Lies, Damned Lies, and Vox Day’s StatisticsFebruary 9, 2008 — Deacon Duncan
Before we move on to chapter two of TIA, I want to go back and spend a little more time on the issue of what statistics tell us about the relative morality of atheists versus theists. In a footnote, Vox writes:
There are some silly bits of information floating around the Internet claiming to prove that Christians are fifty times more likely to go to prison than atheists. Of course, by cherry-picking this data, one could claim that English and Welsh Christians are 315 times more likely to go to prison than atheists and be superficially correct. One would have to be an intellectually dishonest ass to do so, though.
In the section on the “Low Church Atheist,” however, Vox spends a considerable amount of time discussing this same British study, and concludes that
when one compares the 31.6 percent of imprisoned no-religionists to the 15.1 percent of Britons who checked “none” or wrote in Jedi Knight, agnostic, atheist, or heathen in the 2001 national survey, it becomes clear that their Low Church counterparts are nearly four times more likely to be convicted and jailed for committing a crime than a Christian.
So even though you “would have to be an intellectually dishonest ass” to use these statistics to draw conclusions about the relative morality of theists vs. atheists (if you’re concluding that theists are less moral), it “becomes clear” that these same statistics allow us to draw conclusions about the relative morality of theists vs. atheists (if you’re concluding that atheists are less moral). Sweet, eh? He’s using these carefully chosen statistics to conclude that “Low Church Atheists” have “criminal proclivities” that “strongly suggest that they are less intelligent on average than theists and High Church atheists alike,” but if anyone calls him on it, he can claim that he already said such conclusions were intellectually dishonest, and you must just be misreading him. But let’s look at those statistics a little more closely.
Vox makes a few assumptions here. First of all, he assumes that everyone who reports having “no religion” is an atheist.
They simply don’t describe themselves as atheists. Instead, they show up on various religious surveys as “no religion” or occasionally “secular.”
In other words, some who do not believe in God describe themselves as having no religion, therefore all who describe themselves as having no religion are people who do not believe in God—a simple converse fallacy. Besides being a fallacy, this conclusion is highly suspect for a couple reasons. First of all, religion is primarily a social function. God does not show up in real life, and therefore people’s only option for religious socialization is to have a relationship with each other. Religions are social groups united by shared superstitions. Criminals, however, are significantly lacking in social connections and affections. That’s why they’re in jail for committing antisocial acts. So the prison population is self-selecting for having fewer social connections, including connections to religious groups.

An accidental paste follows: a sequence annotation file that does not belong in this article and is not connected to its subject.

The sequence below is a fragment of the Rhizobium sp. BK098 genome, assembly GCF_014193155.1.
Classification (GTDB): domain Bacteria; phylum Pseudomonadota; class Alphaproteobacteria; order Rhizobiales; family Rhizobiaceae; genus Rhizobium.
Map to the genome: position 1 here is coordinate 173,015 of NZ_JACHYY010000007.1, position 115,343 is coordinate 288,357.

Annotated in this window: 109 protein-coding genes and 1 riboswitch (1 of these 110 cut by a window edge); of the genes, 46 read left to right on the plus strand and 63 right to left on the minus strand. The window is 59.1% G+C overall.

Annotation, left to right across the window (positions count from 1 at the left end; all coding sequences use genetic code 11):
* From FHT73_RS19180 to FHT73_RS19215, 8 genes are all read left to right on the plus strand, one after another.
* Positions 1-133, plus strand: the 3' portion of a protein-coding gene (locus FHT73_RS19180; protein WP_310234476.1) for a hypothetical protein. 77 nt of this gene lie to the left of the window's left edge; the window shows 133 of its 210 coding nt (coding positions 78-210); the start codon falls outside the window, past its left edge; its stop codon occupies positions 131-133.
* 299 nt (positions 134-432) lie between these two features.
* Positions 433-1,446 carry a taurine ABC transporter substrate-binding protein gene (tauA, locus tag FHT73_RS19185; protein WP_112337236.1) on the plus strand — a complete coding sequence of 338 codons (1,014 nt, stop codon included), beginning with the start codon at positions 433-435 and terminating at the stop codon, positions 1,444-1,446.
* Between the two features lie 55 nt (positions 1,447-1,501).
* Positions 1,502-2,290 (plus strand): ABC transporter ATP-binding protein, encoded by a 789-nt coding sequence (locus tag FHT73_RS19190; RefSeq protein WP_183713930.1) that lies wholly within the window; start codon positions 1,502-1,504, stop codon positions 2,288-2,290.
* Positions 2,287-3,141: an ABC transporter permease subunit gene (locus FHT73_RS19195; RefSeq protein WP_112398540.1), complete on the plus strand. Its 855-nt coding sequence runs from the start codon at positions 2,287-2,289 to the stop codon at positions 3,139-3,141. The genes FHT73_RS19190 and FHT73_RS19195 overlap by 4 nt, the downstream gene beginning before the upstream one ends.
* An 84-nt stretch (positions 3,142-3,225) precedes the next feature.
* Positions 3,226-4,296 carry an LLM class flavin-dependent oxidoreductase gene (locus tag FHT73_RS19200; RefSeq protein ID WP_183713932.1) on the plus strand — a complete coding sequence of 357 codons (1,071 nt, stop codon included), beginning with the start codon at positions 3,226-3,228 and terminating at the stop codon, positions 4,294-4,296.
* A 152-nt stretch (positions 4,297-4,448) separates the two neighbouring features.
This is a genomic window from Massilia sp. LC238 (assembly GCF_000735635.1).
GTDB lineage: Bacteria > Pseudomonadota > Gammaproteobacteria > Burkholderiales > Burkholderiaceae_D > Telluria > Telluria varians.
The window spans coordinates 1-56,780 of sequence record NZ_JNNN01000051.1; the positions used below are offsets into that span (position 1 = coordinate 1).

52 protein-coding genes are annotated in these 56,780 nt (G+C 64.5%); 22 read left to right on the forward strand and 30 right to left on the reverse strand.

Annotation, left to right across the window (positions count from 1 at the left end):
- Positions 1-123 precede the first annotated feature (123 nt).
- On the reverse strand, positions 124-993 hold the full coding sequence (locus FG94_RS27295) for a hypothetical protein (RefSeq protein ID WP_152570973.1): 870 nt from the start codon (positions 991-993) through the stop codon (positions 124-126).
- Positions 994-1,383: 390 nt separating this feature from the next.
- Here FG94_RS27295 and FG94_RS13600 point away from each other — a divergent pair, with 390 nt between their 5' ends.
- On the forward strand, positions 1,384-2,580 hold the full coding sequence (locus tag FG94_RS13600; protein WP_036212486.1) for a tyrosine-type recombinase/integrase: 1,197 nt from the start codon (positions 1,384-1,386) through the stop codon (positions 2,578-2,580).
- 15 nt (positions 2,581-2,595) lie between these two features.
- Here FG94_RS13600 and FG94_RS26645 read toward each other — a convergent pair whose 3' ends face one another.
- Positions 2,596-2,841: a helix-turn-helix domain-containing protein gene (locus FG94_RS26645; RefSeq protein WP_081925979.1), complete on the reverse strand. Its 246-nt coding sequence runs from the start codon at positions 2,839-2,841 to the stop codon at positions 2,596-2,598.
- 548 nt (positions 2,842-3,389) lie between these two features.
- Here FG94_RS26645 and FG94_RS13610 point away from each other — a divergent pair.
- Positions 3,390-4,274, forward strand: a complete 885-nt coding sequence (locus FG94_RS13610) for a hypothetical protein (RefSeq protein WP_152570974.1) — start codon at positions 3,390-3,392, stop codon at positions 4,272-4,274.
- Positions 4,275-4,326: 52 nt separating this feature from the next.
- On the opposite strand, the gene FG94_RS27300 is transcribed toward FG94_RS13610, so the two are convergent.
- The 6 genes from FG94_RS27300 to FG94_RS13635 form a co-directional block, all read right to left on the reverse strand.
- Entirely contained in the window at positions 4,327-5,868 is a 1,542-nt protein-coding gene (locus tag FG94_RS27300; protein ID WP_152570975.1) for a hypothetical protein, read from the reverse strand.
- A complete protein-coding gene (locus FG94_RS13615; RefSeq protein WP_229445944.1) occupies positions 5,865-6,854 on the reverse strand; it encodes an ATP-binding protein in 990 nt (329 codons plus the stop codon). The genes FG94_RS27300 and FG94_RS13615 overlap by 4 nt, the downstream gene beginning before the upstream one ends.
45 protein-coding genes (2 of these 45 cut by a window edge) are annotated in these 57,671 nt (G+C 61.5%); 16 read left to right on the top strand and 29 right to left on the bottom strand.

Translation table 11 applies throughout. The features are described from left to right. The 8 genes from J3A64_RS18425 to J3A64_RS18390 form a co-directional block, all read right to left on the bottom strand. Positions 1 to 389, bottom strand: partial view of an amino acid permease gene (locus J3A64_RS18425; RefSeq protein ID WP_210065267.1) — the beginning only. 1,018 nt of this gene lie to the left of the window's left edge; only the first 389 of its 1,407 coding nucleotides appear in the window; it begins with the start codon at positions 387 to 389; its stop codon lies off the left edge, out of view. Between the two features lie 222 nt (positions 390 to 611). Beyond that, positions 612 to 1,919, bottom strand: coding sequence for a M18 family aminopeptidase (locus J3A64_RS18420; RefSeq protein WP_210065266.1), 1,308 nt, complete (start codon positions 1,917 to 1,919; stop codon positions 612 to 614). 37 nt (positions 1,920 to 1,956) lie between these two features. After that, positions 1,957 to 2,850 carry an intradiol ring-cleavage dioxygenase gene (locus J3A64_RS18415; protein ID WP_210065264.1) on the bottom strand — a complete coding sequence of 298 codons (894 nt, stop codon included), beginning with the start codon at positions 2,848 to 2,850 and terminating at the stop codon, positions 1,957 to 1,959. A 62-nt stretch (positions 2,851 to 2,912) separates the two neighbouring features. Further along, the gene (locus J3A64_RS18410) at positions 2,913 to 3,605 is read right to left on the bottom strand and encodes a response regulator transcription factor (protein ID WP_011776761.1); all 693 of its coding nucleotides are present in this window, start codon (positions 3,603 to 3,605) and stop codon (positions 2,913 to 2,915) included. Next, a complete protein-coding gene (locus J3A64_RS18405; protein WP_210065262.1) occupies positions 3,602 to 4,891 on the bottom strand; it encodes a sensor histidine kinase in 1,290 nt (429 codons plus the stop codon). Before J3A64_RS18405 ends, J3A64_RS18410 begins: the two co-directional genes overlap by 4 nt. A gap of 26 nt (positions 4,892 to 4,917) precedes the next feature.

By the same token, however, they’re also more prone to superstitious and irrational thinking. Just because you don’t sign up with some organized body of religious practitioners doesn’t mean you necessarily abandon all belief in some kind of Supreme Being(s). Even among the non-criminal majority, a large number of those with “no [formal] religion” are what you might call disaffected theists—they’re sure that some kind of Higher Power must be out there somewhere, they’re just fed up with all the nonsense and internal contradictions they see in the religions that men preach. It’s not uncommon, in fact, to hear some ardent evangelical Christian claim to have “no religion”—Christianity, you see, is supposed to be the Truth, and not just some man-made institution. “No religion” does NOT equal “no God.”
So the number of new prisoners reporting themselves as “no religion” likely contains a far lower percentage of genuine atheists than Vox is assuming. But there’s another factor at work here, due to the circumstances under which the question is being asked. Imagine, if you will, the following conversation:
GUARD: What’s your religion?
CONVICT: I’m a Christian, and I’d like to tell you about all the wonderful things Jesus has done for me!
GUARD: Yeah? What, did he help you hold down that little kid you raped?
If there’s ever a time in a believer’s life when he might be tempted to play down his connection with a religion he genuinely believed in, it would have to be when he’s on his way to jail for a flagrant sin he got caught committing. There’s at least a significant chance that a certain percentage of convicts are reporting “no religion” out of embarrassment—if they admit they’ve been a life-long evangelical, then not only did they let their church and family down by sinning, but they also look like real chumps because they’ve had the exposure to moral precepts, and should have known better. Thus, there are at least two reasons why the “no religion” figure might be significantly higher than the number of actual atheists.